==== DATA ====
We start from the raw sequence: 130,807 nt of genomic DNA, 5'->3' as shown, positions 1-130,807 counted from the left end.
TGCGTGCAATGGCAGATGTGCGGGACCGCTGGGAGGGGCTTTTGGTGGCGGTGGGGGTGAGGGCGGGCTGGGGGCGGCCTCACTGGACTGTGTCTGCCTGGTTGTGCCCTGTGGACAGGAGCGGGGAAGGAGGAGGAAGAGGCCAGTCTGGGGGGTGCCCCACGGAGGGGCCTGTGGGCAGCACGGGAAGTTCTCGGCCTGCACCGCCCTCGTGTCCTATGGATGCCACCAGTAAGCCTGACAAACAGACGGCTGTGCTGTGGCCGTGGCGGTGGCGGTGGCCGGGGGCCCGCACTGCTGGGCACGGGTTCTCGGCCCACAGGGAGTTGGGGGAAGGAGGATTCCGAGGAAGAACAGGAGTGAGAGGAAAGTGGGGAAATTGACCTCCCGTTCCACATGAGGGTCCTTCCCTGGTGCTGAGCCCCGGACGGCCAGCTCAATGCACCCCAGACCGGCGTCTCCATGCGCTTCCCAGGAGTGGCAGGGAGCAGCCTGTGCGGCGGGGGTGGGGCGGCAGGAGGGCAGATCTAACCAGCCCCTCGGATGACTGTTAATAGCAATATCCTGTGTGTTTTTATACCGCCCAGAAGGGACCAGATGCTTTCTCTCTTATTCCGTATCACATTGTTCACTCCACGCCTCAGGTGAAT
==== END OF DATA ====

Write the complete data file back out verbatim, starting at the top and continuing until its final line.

We start from the raw sequence: 130,807 nt of genomic DNA, 5'->3' as shown, positions 1-130,807 counted from the left end.
TGCGTGCAATGGCAGATGTGCGGGACCGCTGGGAGGGGCTTTTGGTGGCGGTGGGGGTGAGGGCGGGCTGGGGGCGGCCTCACTGGACTGTGTCTGCCTGGTTGTGCCCTGTGGACAGGAGCGGGGAAGGAGGAGGAAGAGGCCAGTCTGGGGGGTGCCCCACGGAGGGGCCTGTGGGCAGCACGGGAAGTTCTCGGCCTGCACCGCCCTCGTGTCCTATGGATGCCACCAGTAAGCCTGACAAACAGACGGCTGTGCTGTGGCCGTGGCGGTGGCGGTGGCCGGGGGCCCGCACTGCTGGGCACGGGTTCTCGGCCCACAGGGAGTTGGGGGAAGGAGGATTCCGAGGAAGAACAGGAGTGAGAGGAAAGTGGGGAAATTGACCTCCCGTTCCACATGAGGGTCCTTCCCTGGTGCTGAGCCCCGGACGGCCAGCTCAATGCACCCCAGACCGGCGTCTCCATGCGCTTCCCAGGAGTGGCAGGGAGCAGCCTGTGCGGCGGGGGTGGGGCGGCAGGAGGGCAGATCTAACCAGCCCCTCGGATGACTGTTAATAGCAATATCCTGTGTGTTTTTATACCGCCCAGAAGGGACCAGATGCTTTCTCTCTTATTCCGTATCACATTGTTCACTCCACGCCTCAGGTGAAT